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OP73 Socioeconomic trajectories of early adulthood and their contribution to later life cardiometabolic health, 1970 British Cohort Study (BCS70)
  1. EM Winpenny1,
  2. J Maddock2,
  3. R Hardy3
  1. 1MRC Epidemiology Unit, University of Cambridge, Cambridge, UK
  2. 2MRC Unit for Lifelong Health and Ageing, University College London, London, UK
  3. 3CLOSER, UCL Institute of Education, University College London, London, UK


Background Cardiovascular health shows significant socioeconomic inequalities, however there is limited understanding of how these inequalities are generated across the life course. Early adulthood (age 16–24y) is an important period for development of cardiovascular risk factors such as obesity and atherosclerosis, as well as for changes in behavioural risk factors. In this study we assess the contribution of early adulthood trajectories through education, employment or inactivity (age 16–24y) to cardiovascular health in mid-adulthood (age 46y).

Methods Participants are from BCS70 (n=7,061) with data on education participation and economic activity during early adulthood and cardiometabolic outcomes at age 46y. Longitudinal latent class analysis was used to identify groups following different socioeconomic trajectories across ages 16–24y, based on participation in education, employment within different occupational classes, unemployment or inactivity. Cardiometabolic outcomes (waist circumference, systolic blood pressure (SBP), log-HDL cholesterol, log-triglycerides, HbA1c) at age 46 were regressed on early adulthood socioeconomic trajectory class, with and without adjustment for adult socioeconomic position (SEP) (age 46). All models were adjusted for sex, childhood SEP, adolescent health and early adulthood partnership and parenthood.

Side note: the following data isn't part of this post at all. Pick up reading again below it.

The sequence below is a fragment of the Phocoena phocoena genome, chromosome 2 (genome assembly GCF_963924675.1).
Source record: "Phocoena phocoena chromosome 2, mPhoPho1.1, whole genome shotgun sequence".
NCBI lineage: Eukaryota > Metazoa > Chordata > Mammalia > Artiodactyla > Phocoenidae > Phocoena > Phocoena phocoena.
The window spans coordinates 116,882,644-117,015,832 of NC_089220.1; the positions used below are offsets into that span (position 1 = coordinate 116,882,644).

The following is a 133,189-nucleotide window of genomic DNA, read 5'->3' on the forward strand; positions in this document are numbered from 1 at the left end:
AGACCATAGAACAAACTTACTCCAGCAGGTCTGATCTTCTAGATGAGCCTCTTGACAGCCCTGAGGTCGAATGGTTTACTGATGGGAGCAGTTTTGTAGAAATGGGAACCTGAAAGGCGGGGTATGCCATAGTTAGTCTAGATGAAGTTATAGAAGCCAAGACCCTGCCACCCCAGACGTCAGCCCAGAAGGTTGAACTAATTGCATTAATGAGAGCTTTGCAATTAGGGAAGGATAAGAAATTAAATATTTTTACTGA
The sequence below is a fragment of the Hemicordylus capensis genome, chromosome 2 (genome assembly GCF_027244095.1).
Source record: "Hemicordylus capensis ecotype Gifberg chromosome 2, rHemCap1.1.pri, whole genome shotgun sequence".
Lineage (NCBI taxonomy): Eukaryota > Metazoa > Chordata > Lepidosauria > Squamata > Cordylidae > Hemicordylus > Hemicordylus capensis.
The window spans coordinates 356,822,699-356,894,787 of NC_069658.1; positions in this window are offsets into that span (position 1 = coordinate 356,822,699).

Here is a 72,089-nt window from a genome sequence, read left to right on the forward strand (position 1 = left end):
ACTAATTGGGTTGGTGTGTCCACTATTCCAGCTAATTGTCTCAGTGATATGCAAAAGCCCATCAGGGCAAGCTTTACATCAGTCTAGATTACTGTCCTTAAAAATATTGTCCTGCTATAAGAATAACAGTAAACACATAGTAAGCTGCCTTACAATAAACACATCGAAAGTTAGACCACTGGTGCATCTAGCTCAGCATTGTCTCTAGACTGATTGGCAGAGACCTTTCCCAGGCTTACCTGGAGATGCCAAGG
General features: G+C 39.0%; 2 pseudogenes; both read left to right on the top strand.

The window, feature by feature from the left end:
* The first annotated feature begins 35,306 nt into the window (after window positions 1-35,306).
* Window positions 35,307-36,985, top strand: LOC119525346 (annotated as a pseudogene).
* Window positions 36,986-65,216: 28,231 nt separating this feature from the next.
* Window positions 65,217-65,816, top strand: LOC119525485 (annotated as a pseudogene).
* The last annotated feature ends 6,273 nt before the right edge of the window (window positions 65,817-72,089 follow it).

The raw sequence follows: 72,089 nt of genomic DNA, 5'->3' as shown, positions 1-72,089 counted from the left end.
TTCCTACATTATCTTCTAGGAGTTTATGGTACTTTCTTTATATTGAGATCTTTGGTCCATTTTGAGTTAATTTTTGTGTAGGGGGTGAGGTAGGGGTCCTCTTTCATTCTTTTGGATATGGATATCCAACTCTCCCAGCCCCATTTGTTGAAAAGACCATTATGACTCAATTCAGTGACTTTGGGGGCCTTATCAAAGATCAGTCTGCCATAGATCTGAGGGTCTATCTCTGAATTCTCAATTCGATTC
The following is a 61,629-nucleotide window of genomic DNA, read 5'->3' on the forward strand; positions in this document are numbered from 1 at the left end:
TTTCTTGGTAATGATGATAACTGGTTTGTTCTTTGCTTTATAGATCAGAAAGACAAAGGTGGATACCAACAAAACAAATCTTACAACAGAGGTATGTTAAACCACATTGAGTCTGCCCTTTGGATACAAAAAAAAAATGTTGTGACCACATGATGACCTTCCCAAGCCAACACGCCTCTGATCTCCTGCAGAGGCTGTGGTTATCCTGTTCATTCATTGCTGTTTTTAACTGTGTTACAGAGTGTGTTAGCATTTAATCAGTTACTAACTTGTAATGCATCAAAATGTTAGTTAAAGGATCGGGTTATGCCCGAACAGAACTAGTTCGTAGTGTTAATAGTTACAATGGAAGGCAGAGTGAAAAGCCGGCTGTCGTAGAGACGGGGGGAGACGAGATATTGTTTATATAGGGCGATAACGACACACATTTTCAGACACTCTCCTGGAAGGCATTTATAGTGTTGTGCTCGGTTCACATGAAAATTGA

Results Six classes of early adulthood socioeconomic trajectory were identified, and labelled according to the primary activity engaged in: (1) Continued education, (2) Managerial employment, (3) Skilled non-manual employment, (4) Skilled manual employment, (5) Partly skilled employment, (6) Inactive. There was an increasing trend in waist circumference and triglycerides across classes 1–6 at age 46. Compared to the ‘Continued education’ class, waist circumference showed an increase of 1.87 cm (95%CI 0.84,2.91) in class 2, to 3.94 cm (95%CI 2.35,5.52) in class 6, and triglycerides an increase of 9.69% (95%CI 3.26,16.53) in class 2 to 14.27% (95%CI 3.88,25.7) in class 6. Compared to the ‘Continued education’ class, SBP was higher in classes 2–5, e.g. an increase of 1.18 mmHg (95%CI 0.06,2.29) in class 2, and HDL cholesterol lower in classes 2–6, e.g. -3.51% (95%CI -5.71,-1.25) in class 2. No difference was seen in HbA1c levels across classes. Adjustment for occupational social class at age 46 resulted in only a small attenuation of these coefficients.

Conclusion Identification of socioeconomic trajectories allows assessment of socioeconomic exposures across the transitional period of early adulthood. These findings support the hypothesis that these exposures of early adulthood may contribute to development of behaviours or psycho-social factors which persist through adult life; further research is needed to understand these pathways, and the extent to which early adulthood socioeconomic trajectories are mediated by SEP in later life.

  • early adulthood
  • inequality
  • cardiometabolic

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